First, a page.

Mary Ann Erickson

Associate Professor, Gerontology


Courses with content related to aging often include a discussion of how the U.S. population is aging.  Often, however, we fail to put these changes in a global context.  Population aging is happening in almost every country, and many countries are further along in population aging than the U.S.  Introducing this idea will hopefully lead students to have questions about other aspects of aging, such as health and long-term care.

 Power Point files:

  • “Global Population Aging” is an overview of the topic.
  • “Demographic Pursuit” can be used as a class activity with the Kinsella and Phillips reading.
  • “Demographics of Aging” focuses on the U.S. but incorporates information on global changes.

Suggested readings

Kinsella, Kevin and Phillips, David R.  2005.  “Global Aging:  The Challenge of Success.”  Population Bulletin 60(1).

This is an excellent comprehensive look at global population aging.  The entire issue is long (almost 40 pages), but is well-written and clearly organized.  This is appropriate for upper-level undergraduate classes.  Available at

United Nations.  2002.  “World Population Ageing:  1950-2050”.  Report from the Department of Economic and Social Affairs.  Available at

Very thorough treatment of population aging with many useful tables.  The discussion is focused more narrowly on demography than in the Kinsella and Phillips reading. 

Suggested websites

Population Reference Bureau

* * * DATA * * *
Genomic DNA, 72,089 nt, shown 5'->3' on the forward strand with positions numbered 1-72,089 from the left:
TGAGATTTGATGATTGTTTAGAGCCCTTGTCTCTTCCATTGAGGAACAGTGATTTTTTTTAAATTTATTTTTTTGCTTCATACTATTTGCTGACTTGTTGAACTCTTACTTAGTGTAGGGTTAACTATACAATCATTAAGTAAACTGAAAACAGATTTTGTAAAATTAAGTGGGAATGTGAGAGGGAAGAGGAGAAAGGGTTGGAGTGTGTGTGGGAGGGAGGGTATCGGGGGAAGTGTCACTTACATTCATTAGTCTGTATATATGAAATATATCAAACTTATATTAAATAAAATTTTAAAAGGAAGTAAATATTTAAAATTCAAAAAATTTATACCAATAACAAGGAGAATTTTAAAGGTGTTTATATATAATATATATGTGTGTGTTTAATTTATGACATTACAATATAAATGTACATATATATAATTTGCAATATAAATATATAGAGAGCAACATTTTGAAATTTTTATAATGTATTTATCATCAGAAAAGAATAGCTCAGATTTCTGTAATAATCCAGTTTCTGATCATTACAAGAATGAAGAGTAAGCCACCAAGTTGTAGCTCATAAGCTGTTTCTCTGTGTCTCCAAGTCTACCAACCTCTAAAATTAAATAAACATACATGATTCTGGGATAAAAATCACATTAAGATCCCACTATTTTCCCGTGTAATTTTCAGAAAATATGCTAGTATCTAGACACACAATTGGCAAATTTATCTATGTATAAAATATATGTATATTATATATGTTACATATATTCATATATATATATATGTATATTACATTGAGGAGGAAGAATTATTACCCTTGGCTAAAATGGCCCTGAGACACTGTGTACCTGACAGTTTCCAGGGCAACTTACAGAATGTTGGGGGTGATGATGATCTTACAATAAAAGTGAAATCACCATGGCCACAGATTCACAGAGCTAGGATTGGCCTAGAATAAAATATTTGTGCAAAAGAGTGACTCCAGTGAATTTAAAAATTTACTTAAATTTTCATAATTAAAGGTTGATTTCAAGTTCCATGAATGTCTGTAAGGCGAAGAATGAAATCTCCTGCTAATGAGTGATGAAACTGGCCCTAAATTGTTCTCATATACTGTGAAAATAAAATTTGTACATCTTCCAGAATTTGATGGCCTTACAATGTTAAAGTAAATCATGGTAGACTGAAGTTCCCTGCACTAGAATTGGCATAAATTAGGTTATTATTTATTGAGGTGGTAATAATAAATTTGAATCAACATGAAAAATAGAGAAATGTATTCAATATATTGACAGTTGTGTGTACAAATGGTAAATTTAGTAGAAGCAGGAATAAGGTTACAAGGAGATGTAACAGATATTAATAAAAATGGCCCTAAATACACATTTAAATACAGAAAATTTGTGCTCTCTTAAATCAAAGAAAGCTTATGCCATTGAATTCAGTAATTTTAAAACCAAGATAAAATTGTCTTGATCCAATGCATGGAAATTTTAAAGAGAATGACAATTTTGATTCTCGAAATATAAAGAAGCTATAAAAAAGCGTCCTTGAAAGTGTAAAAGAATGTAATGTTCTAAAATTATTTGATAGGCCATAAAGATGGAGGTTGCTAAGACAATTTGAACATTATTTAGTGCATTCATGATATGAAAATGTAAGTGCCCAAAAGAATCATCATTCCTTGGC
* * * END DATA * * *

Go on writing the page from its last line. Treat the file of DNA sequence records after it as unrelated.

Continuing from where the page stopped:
Excellent resource with a wide variety of publications on the demography of aging.  Easiest access to aging-related resources by choosing “Aging” from the drop-down menu labeled “Browse by Topic”.

International Data Base of the U.S. Census Bureau

Easy access to data on all countries, including population pyramids.  Good interface, accessible on main page by clicking on “Data Access”.

United Nations Population Division, World Population Ageing report

Attached to the reading discussed above are very complete and easy-to-read tables on world areas, regions, and countries.  Access this data by clicking on the links under “Profiles of ageing”.

 Possible class activities

Demographic “Pursuit”.

Assign the Kinsella and Phillips reading.  In class, divide the class into teams to answer questions based on the reading.  A Power Point presentation can be used to present both questions and answers in an easy format.

Country Profiles.

Have individual students or small groups investigate the demographic situation of different regions or countries, using the web resources cited above.  Students can present their findings to the class, discovering similarities and differences.